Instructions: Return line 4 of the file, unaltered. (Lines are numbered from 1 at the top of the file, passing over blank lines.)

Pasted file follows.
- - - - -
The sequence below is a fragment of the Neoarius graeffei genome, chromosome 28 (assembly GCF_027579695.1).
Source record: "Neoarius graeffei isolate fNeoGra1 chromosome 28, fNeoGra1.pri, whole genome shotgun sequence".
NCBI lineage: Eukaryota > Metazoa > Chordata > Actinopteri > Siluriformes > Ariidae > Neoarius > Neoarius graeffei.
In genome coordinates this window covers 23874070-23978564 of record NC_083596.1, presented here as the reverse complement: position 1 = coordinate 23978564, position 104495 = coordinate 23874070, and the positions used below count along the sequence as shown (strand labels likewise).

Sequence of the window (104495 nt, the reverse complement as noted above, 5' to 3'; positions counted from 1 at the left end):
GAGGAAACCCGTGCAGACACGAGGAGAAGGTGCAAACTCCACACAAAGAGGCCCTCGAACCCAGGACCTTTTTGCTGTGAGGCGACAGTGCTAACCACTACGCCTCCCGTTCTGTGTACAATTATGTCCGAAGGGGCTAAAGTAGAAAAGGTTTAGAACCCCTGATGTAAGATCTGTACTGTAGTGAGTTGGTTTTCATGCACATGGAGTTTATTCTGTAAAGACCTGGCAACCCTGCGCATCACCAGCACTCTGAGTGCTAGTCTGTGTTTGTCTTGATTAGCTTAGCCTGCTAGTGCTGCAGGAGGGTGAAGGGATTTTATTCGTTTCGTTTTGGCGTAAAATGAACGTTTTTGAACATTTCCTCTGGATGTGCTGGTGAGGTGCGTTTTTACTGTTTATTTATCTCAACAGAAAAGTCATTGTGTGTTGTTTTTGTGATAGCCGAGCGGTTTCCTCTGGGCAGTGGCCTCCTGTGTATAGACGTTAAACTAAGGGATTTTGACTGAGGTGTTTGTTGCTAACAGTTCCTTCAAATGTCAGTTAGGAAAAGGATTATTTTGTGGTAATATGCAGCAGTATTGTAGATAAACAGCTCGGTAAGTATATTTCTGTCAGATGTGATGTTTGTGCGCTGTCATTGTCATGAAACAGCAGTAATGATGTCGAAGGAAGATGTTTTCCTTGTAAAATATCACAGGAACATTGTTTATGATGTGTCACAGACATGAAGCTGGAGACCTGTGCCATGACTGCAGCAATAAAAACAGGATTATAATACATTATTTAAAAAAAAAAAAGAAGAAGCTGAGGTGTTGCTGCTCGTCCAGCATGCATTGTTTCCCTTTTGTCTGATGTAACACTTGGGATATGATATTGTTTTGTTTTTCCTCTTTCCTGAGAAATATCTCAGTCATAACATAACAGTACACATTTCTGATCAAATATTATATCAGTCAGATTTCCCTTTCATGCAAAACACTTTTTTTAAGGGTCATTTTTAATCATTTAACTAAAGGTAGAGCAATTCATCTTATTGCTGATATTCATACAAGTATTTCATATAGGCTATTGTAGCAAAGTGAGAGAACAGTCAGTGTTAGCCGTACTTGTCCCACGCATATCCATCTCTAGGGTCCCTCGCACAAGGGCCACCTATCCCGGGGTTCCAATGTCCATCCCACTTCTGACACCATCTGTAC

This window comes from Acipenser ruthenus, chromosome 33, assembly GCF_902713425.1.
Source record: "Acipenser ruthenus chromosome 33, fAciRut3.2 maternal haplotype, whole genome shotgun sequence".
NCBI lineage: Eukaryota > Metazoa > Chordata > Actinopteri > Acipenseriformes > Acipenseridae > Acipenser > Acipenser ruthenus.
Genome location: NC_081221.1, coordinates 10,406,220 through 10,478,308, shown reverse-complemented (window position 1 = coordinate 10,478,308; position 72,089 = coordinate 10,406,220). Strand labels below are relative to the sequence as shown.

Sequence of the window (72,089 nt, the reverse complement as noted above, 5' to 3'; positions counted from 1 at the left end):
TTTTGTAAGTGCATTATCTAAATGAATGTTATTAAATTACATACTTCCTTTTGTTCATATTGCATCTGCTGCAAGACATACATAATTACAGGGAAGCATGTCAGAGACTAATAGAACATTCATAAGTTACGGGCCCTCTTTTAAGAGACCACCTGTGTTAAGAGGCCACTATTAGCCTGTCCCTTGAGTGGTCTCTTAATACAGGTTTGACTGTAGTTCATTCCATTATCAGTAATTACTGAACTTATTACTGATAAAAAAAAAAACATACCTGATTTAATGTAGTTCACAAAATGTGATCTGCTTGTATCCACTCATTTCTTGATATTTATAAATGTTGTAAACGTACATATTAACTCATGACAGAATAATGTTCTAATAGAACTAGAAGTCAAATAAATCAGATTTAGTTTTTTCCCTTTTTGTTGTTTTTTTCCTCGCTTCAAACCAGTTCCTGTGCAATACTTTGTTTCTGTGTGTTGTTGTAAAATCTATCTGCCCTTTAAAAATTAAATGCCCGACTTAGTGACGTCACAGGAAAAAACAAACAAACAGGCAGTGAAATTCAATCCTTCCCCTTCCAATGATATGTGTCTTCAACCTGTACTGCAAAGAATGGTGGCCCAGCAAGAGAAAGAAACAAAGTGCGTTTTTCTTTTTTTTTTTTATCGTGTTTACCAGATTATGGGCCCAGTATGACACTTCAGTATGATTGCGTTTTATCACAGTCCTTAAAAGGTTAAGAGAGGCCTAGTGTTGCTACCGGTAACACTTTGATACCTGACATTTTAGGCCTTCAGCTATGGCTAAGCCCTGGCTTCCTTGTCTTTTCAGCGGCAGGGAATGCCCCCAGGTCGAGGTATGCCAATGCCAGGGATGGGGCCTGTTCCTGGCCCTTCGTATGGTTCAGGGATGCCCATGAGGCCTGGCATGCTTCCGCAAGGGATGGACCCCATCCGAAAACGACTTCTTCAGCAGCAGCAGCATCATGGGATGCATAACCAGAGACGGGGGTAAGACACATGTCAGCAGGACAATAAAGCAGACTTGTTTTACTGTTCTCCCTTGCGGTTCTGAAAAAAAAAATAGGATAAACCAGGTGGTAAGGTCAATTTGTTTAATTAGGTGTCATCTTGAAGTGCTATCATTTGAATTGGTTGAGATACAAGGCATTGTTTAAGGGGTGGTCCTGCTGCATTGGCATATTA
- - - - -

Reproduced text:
In genome coordinates this window covers 23874070-23978564 of record NC_083596.1, presented here as the reverse complement: position 1 = coordinate 23978564, position 104495 = coordinate 23874070, and the positions used below count along the sequence as shown (strand labels likewise).